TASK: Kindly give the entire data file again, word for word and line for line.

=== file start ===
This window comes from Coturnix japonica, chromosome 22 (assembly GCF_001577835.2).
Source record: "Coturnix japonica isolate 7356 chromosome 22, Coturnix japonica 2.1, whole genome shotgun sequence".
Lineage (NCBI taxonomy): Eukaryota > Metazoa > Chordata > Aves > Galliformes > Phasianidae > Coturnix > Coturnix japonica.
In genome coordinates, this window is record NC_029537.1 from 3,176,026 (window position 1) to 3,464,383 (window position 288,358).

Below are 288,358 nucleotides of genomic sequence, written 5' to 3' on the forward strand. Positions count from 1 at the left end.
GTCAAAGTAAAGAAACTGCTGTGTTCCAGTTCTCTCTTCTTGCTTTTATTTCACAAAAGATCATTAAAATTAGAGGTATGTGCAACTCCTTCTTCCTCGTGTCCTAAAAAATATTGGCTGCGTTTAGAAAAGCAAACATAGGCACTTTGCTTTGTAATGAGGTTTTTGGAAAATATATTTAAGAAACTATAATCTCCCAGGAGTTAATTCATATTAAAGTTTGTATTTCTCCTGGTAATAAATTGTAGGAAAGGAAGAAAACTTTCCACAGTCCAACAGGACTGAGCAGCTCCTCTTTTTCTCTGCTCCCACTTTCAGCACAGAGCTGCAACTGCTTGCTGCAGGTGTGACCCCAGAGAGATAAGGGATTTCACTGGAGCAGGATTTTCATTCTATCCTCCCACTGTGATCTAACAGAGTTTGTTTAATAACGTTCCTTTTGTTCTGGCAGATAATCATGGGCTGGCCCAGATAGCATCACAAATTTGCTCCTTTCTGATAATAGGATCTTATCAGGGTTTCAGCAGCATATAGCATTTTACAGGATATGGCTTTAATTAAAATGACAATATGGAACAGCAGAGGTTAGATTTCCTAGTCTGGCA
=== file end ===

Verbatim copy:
This window comes from Coturnix japonica, chromosome 22 (assembly GCF_001577835.2).
Source record: "Coturnix japonica isolate 7356 chromosome 22, Coturnix japonica 2.1, whole genome shotgun sequence".
Lineage (NCBI taxonomy): Eukaryota > Metazoa > Chordata > Aves > Galliformes > Phasianidae > Coturnix > Coturnix japonica.
In genome coordinates, this window is record NC_029537.1 from 3,176,026 (window position 1) to 3,464,383 (window position 288,358).

Below are 288,358 nucleotides of genomic sequence, written 5' to 3' on the forward strand. Positions count from 1 at the left end.
GTCAAAGTAAAGAAACTGCTGTGTTCCAGTTCTCTCTTCTTGCTTTTATTTCACAAAAGATCATTAAAATTAGAGGTATGTGCAACTCCTTCTTCCTCGTGTCCTAAAAAATATTGGCTGCGTTTAGAAAAGCAAACATAGGCACTTTGCTTTGTAATGAGGTTTTTGGAAAATATATTTAAGAAACTATAATCTCCCAGGAGTTAATTCATATTAAAGTTTGTATTTCTCCTGGTAATAAATTGTAGGAAAGGAAGAAAACTTTCCACAGTCCAACAGGACTGAGCAGCTCCTCTTTTTCTCTGCTCCCACTTTCAGCACAGAGCTGCAACTGCTTGCTGCAGGTGTGACCCCAGAGAGATAAGGGATTTCACTGGAGCAGGATTTTCATTCTATCCTCCCACTGTGATCTAACAGAGTTTGTTTAATAACGTTCCTTTTGTTCTGGCAGATAATCATGGGCTGGCCCAGATAGCATCACAAATTTGCTCCTTTCTGATAATAGGATCTTATCAGGGTTTCAGCAGCATATAGCATTTTACAGGATATGGCTTTAATTAAAATGACAATATGGAACAGCAGAGGTTAGATTTCCTAGTCTGGCA